Regular readers of this review page may have formed a picture of me from my writings. I will admit to being enthusiastic, often emotional and passionate about the enjoyment of a good performance to the point of welling with tears on occasions. However, gentle readers, I must acquaint those who are unaware with two solid facts. First, I am not female, and secondly, I am certainly no longer in my twenties. This means that I am frankly a little outside the target demographic for Legally Blonde.

This is a show of breathless energy and waves of cacophonous sound, all wrapped up in a curious set of American moral values where the campus sorority pledge is the firmest guarantee that can be given. Love and success are presented as intermingled commodities, at least at first.

This liberating female dominated show gets off to a rather worrying start for me when our heroine, dumped by her true love, sets out to meet and exceed his academic ambitions, rather than the time honoured Norfolk gal tradition of just giving him a good smack in the gob. Our heroine Elle Woods is played with huge energy and a suitable amount of screech by the talented Lucie Jones who adds formidable singing and dancing talent to the role once made famous by Reece Witherspoon in the film of the same name.

So the dizzy blonde with the handbag dog follows her heartless amour to Harvard Law, where she sets about proving that this blonde ain’t so dumb. She is assisted throughout her endeavours by her UCLA cheerleading squad, who are just as shy and retiring as you might expect from a group of American teens who wear skimpy outfits to go on sports fields and shout at the world. With pom-poms. She also gleans a ferocious ally in the form of hairdresser Paulette Bonafonté (Rita Simons) who is simultaneously seeking an Irish prince to lift her out of the trailer trash life she has fallen into. Rita Simons has the most powerful voice in this loud show, and makes the most of it with some style.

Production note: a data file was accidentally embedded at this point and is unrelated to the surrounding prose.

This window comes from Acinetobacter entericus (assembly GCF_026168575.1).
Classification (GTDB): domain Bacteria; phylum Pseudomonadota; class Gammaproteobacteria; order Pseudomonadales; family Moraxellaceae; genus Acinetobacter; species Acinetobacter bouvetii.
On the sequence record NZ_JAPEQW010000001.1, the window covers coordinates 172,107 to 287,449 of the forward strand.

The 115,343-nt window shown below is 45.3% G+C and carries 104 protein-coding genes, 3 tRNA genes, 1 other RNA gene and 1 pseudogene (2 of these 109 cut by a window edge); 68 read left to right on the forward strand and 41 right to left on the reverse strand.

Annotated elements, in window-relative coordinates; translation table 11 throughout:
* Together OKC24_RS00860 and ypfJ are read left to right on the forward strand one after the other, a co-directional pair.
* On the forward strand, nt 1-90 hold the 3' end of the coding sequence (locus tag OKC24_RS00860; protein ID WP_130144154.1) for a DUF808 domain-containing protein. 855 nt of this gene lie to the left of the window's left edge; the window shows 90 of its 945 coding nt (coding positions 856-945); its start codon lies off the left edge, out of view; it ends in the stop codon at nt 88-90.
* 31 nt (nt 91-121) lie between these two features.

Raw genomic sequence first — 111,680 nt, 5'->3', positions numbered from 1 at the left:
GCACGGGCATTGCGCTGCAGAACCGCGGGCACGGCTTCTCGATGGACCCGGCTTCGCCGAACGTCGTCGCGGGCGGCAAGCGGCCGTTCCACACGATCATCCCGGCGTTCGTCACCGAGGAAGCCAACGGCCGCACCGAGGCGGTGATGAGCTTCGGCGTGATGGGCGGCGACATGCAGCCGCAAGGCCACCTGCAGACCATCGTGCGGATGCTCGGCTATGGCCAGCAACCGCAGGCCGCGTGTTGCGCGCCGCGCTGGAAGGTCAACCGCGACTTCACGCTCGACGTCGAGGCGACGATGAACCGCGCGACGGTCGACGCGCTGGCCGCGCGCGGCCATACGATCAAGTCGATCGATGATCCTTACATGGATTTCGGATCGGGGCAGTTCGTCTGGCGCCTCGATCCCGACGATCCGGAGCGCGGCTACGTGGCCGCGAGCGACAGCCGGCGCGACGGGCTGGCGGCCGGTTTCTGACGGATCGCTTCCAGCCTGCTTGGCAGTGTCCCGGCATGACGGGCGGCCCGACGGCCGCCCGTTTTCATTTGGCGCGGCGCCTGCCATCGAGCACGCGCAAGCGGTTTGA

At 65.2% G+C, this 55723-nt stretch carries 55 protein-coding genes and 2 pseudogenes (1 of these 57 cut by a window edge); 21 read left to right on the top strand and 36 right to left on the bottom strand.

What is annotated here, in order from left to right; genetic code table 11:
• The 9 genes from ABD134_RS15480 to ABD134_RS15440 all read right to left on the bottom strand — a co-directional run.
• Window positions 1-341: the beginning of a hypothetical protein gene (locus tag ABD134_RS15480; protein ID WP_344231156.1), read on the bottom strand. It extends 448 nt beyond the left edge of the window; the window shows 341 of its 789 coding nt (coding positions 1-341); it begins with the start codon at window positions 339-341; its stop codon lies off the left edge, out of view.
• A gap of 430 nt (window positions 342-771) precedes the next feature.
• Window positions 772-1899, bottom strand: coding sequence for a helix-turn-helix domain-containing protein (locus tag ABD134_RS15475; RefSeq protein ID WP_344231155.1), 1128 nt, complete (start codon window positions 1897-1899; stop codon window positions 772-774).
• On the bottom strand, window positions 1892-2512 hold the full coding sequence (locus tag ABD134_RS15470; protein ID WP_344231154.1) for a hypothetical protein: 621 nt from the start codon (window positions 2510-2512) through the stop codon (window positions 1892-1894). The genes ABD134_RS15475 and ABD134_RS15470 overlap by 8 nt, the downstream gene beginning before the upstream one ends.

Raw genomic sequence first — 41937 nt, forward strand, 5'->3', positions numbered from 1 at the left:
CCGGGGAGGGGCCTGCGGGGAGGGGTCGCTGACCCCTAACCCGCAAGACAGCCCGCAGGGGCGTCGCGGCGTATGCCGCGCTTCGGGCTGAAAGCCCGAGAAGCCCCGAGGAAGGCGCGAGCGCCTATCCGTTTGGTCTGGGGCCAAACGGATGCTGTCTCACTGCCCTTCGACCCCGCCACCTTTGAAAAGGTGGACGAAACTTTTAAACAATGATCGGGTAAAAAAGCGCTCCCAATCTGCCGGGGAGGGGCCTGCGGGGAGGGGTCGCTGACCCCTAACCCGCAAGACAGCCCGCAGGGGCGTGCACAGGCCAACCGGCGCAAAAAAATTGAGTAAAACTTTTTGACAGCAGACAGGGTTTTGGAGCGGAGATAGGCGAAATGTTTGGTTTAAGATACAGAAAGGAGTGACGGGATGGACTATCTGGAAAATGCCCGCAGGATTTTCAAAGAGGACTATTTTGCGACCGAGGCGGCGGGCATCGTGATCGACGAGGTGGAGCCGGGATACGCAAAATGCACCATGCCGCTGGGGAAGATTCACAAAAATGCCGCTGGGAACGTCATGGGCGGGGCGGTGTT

Elle makes good use of her intuitive understanding of people to help to try and win a key legal case where a famous fitness instructor stands trial for the alleged murder of her old rich husband. The plot is largely described in song with varying degrees of brash sentiment but universally high levels of energy which outline legal courtroom dilemmas such as ‘is he gay or European?’ This raised more than a titter from the back rows of the circle.

The initially heartbroken Elle finds a supportive friend in the form of Emmett (David Barrett) who has battled his way to success from single-parent poverty. In the fiercely competitive Harvard environment they co-operate to secure the coveted scholarships on offer from Professor Callahan (Bill Ward) which open a door to the dizzy heights of a US legal career.

Needless to say Elle is on a rollercoaster ride throughout the show. Will she succeed in this aggressive, male world? Will she get to grips with every nuance of the law? Will she get her cad of a boyfriend back? You will of course have to get yourselves to the Theatre Royal this week to find out the answers, and if you do you will be rewarded with a lively show well delivered by a high energy cast.

While this show may not be my cup of tea I found the enthusiasm infectious, and the continuous spectacle is undeniable. Were your attention tempted to stray for a second or two the producers have two secret weapons, Bruiser and Rufus. Bruiser is the tiniest of Chihuahuas, while Rufus is really Winston, the local hero bulldog. Their appearance guarantees a few ‘oohs and aahs’ from the audience and for this evening at least their choreography matched the finest of the human offerings. This is a lively song and dance packed riot of a musical which leaves everyone cheerful. I walked away following a happy bunch of teenagers singing the songs from this happy show on their way home.

© Julian Swainson 2018


Legally Blonde, Monday March 26-31, 2018. Tickets £8-£45. Eves 7.30pm, Mats Wed & Sat 2.30pm. Discounts for Friends & Corporate Club, Over-60s, Under-18s and Groups. Audio-described performance on Saturday March 31 at 2.30pm. For more info or to BOOK ONLINE